Looking up at the departure board at Waterloo Station our train appeared with the unexpected word CANCELLED!  Oh no!  I enquired at the information desk;  ‘a faulty train’. They were sorry.  The next service to Witley would be a full hour later.   I had previously realised that an 8.8 mile walk from Witley might be an issue because of sunset at 16.04 so this was bad news indeed.

A few minutes later several more of my fellow ramblers arrived and with everyone’s help we figured out a new plan of getting the 10.00 train to Haslemere (a fast train which does not stop at Clapham J nor Witley) and doing the walk in reverse [gulp! Never done the walk in that direction].   The ramblers due to join our now non-existent train at Clapham could join our new train at Woking.   We got the comms out in a scramble and set off.  I thought we might not have time to complete the walk because of the later start so I changed the route to end at Chiddingfold where we could get a bus back to Haslemere.

Anyway, enough of all that train stuff.   It was a crisp autumnal day, with a nip of frost in the early morning air but dry and sunny.  Lovely for the time of year.   The route itself is very rural, deep in the bucolic countryside.   We visited an old well (now disused) just on the edge of Haslemere High Street then plunged down into the  valley which has several National Trust farms with many small meadows.  It was still very muddy in places which surprised me because we’ve had little or no rain for a week.  We made good progress in spite of the leaf fall obscuring the path in some places.  My thanks to Mary for helping me throughout the walk by reading the guide book steps in backwards order and reversing directions which can’t have been easy.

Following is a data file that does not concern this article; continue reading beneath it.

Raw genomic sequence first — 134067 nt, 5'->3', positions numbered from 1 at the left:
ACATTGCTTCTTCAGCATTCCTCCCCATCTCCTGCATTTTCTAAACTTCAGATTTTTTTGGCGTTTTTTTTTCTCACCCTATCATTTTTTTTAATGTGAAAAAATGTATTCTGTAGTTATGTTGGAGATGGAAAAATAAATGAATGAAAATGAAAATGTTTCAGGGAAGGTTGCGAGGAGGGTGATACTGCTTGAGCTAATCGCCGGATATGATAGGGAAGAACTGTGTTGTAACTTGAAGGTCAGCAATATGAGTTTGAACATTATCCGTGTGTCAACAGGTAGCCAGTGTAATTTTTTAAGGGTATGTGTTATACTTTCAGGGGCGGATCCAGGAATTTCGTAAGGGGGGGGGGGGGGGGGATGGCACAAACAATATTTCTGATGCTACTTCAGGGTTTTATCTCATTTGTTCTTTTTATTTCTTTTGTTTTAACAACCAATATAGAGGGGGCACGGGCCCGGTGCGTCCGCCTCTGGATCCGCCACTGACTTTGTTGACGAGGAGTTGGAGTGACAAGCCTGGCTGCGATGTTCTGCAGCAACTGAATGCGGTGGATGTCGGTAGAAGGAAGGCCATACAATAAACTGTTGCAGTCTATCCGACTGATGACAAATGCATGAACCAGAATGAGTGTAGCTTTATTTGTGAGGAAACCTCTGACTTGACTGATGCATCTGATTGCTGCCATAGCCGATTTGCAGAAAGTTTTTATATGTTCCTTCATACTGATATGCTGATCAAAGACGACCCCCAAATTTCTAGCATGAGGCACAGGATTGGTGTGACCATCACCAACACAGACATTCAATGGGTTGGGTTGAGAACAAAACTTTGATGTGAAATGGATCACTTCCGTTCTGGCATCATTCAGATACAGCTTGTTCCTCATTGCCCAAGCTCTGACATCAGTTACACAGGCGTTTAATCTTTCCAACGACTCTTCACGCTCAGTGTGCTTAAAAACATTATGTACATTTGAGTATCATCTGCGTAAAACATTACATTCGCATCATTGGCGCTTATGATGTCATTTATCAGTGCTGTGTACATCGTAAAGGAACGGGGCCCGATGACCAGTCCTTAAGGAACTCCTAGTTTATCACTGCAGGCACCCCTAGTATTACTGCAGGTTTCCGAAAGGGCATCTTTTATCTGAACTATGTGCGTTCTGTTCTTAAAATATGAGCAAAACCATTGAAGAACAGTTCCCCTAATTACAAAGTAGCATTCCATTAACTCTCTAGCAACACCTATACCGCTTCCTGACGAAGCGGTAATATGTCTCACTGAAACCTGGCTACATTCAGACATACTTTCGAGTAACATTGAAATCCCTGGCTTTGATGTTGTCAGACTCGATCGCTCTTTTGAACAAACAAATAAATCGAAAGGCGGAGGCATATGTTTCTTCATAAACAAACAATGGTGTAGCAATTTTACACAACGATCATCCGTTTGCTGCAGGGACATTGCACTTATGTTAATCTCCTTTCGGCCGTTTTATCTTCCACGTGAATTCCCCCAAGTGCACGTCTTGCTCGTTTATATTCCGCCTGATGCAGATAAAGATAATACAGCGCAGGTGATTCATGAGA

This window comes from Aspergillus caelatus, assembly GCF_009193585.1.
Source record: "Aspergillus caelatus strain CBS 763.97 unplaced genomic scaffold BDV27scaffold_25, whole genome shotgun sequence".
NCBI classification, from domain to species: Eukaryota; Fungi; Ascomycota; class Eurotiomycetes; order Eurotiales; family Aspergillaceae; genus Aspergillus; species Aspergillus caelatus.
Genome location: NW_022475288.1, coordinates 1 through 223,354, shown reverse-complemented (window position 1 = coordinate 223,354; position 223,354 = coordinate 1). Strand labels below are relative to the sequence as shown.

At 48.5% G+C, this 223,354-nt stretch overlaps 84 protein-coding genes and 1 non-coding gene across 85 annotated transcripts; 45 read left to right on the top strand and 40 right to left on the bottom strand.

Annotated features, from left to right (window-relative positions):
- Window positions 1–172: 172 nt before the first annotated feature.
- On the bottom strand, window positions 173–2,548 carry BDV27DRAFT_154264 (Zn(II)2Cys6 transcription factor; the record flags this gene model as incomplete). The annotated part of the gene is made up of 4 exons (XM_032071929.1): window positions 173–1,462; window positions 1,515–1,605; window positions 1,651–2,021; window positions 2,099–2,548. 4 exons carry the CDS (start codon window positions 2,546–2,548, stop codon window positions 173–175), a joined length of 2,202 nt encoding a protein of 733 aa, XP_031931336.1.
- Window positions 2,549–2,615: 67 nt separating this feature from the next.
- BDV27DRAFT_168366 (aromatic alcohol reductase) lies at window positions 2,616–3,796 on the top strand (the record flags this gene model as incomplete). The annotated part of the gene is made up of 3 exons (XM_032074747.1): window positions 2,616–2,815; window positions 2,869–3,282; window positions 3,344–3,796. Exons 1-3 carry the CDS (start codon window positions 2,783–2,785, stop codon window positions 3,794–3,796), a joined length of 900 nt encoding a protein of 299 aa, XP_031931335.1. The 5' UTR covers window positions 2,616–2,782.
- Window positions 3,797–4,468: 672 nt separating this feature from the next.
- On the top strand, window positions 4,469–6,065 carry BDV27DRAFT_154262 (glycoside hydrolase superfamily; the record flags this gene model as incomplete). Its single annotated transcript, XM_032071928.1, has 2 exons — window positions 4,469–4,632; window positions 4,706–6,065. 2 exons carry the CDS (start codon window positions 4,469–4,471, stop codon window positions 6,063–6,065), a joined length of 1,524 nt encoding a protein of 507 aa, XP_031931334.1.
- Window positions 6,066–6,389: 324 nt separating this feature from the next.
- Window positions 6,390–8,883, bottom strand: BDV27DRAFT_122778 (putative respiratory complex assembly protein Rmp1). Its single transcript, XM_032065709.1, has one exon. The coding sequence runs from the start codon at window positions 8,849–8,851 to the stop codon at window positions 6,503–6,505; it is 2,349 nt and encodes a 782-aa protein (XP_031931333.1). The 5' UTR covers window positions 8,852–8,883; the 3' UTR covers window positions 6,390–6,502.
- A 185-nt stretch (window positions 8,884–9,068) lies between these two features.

We had a brief lunch just after 13.00 standing up in a field with the birds looking on enviously.   It was a lovely sunny afternoon.   We carried on through the fields until eventually getting lost in a large undulating wood near Sydenhurst Farm (I found this part hard to follow on the map).  After about 15 minutes lost in the woods we got back on track.  It’s surprising how difficult woods can be sometimes!   At one point I looked back and couldn’t identify the way we had just come…

Then we had a relatively easy walk to Chiddingfold.  Which perhaps restored my credibility as a walk leader a little bit!   We got to Chiddingfold just after 14.00 and it was still early so I figured it would still be possible to make it to Witley before sunset.   Five of our party opted to leave the walk at this point and caught the bus back to Haslemere.   Fair enough, this was the official end of the revised walk anyway and some people had to get back by a certain time and there was always the worry about further train cancellations.  Also the pub at Chiddingfold looked inviting! 

The remaining eleven of us climbed up a steep slope above the village and headed for Witley.

It was a glorious autumnal afternoon.    We clambered over many tall stiles and passed through fields and a muddy wood with signs warning not to stray off the path because of shooting parties!   No shots were heard and later we safely crossed the railway line between Witley and Haslemere.  No barriers here so you just have to look both ways first.   We passed through another muddy wood and by a donkey sanctuary and arrived at Witley station around sunset.   We had made good time.   We were the only passengers at the little station and then an announcement came saying our 16.17 train to Waterloo was no longer stopping here!  It duly shot past us at high speed looking fairly empty.  Thanks SWR!  So rather than wait and hope for the next one we decided to go south by train to Haslemere.  After a half hour wait while getting cold we got the next train to Haslemere and from there it was but a short wait before we were on the next train bound for the big city.

It was a good walk in spite of the train problems and I think everyone enjoyed their day in the countryside.   My thanks to everyone for bearing with me and helping find a solution to the broken train!


Photographs by Ida and Stuart